On a ding-ding tram
At Times Square

Mas Agung and friends had to work in the afternoon. So we parted ways. We continued to Ngong Ping 360, a tourism project on Lantau Island in Hong Kong. The project was previously known as Tung Chung Cable Car Project before acquiring the Ngong Ping 360 brand in April 2005.

The ride gives you a majestic view of the islands that build Hong Kong. You get to see the paths, the streams and waterfall, the lush hills and the waterfront, and also the airport, because Tung Chung is the closest MTR station to HKIA.

After hopping off the cable car, we went to the Giant Buddha. The climb was tiring, but the view was great.

April 7: Last Day in HK (Flower Market and Ladies Market)

We went to Disneyland on April 4, and to Macau on April 5-6, those will be elaborated on the next posts. Mas Agung would depart to Indonesia tonight, so Aneen asked him if he'd like to accompany us before leaving to airport. He offered to take us to Flower Market because he wanted to do a little shopping there himself.

I heart these


More succulents

A lovely cherry blossom that greeted us in a corner. It is also for sale!

Flower Market not only sells flowers, but also herbs

  It would be nice to receive a bouquet of flowers #code #wink #You KnowWhoYouAre

When we had our lunch (a bowl of soto at an Indonesian warung nearby the Flower Market), Mas Agung suddenly received a phonecall from the boarding house saying that he had to pack his bags now because there were people ready to check in. It seemed that there was a miscommunication on the check out time and the departure time (which was supposed to be 5 p.m.). So we rushed back to his boarding house, helped him pack and bid farewell as they went to the airport and left Aneen and I on our own again.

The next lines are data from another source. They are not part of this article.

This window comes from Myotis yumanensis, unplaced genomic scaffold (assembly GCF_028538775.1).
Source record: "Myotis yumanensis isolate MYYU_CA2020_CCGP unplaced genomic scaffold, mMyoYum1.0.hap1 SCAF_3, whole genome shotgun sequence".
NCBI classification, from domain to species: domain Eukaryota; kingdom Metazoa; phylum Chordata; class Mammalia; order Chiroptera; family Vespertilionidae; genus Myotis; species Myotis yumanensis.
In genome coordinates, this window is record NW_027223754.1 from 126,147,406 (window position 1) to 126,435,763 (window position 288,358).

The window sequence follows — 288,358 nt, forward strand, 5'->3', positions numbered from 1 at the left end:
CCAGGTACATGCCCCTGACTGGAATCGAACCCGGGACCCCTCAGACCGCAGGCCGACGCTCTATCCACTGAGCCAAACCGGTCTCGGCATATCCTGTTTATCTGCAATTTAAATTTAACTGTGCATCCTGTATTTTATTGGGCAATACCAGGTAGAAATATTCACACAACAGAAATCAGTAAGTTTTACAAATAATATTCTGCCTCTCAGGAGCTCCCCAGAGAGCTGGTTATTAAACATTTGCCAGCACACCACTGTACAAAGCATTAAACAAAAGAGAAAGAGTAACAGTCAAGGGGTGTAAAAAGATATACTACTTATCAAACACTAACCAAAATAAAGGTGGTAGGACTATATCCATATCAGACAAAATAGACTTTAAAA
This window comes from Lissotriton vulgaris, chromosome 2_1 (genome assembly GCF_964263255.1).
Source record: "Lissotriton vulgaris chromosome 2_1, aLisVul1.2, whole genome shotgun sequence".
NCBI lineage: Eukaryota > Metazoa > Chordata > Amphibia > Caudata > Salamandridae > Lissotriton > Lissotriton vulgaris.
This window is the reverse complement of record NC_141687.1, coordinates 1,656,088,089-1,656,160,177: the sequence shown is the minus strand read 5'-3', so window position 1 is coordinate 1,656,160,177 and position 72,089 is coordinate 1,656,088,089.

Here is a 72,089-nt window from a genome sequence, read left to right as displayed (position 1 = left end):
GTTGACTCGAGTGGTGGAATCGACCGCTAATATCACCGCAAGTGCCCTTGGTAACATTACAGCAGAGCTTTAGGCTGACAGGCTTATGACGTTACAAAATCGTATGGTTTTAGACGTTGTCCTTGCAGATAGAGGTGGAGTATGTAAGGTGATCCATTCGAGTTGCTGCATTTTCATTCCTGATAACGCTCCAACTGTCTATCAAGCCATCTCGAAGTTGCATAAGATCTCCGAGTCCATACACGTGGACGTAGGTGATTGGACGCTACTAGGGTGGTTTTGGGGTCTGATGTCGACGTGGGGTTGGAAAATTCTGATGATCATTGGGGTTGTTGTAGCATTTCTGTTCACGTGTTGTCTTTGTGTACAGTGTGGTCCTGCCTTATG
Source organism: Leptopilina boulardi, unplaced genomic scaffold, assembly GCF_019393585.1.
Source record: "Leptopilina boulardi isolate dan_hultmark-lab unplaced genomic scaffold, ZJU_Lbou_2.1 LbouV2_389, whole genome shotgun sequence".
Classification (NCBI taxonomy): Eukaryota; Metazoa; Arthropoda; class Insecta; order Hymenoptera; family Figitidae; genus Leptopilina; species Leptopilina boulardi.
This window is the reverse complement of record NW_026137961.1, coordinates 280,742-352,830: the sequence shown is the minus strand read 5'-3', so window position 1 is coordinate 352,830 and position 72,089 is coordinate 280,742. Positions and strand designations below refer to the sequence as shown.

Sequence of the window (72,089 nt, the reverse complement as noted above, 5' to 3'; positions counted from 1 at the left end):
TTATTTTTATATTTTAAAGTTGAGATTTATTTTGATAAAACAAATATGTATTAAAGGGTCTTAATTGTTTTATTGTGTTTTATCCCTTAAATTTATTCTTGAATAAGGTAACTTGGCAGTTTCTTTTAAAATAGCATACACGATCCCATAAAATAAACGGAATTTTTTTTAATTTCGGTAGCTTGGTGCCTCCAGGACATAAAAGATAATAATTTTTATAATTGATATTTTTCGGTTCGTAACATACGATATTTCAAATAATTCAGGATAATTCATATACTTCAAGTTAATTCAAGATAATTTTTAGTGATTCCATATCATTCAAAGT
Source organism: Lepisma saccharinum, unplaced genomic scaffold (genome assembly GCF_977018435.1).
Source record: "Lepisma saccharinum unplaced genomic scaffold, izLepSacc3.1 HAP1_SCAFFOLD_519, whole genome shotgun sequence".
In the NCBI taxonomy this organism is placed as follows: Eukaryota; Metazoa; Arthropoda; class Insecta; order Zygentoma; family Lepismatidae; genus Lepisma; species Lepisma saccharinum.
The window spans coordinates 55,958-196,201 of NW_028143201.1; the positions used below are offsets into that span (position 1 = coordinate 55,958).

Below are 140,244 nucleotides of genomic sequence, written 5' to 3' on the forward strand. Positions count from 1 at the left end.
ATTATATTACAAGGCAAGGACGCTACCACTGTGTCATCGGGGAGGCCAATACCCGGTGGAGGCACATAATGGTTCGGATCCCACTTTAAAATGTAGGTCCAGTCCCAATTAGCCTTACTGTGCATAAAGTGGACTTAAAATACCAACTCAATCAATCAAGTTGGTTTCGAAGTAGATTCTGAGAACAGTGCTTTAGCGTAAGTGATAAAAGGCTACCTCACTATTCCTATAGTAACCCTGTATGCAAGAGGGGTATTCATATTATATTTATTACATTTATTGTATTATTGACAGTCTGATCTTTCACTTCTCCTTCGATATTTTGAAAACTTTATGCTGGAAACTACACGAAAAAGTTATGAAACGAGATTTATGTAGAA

We deposited our bags at Mas Agung's place before we left for Macau. And now he left so suddenly, while we still had time before the night fell upon us. What to do? Where to go? I looked at my stuffs and said,"I think I need a new luggage." And off we went to Ladies Market.

It took us a few hours to finally locate the Ladies Market. And once you're there, you'd be busy to see the goods, haggle with the vendors and just enjoy the moment that you really forgot to take picture. Ouch! Sorry, I was too tired to pull out my camera during the shopping session, but bear in mind that Ladies Market is a must if you like the shopping activity.

Yeay, the post on Hong Kong is done. Let's move on to the next: Macau.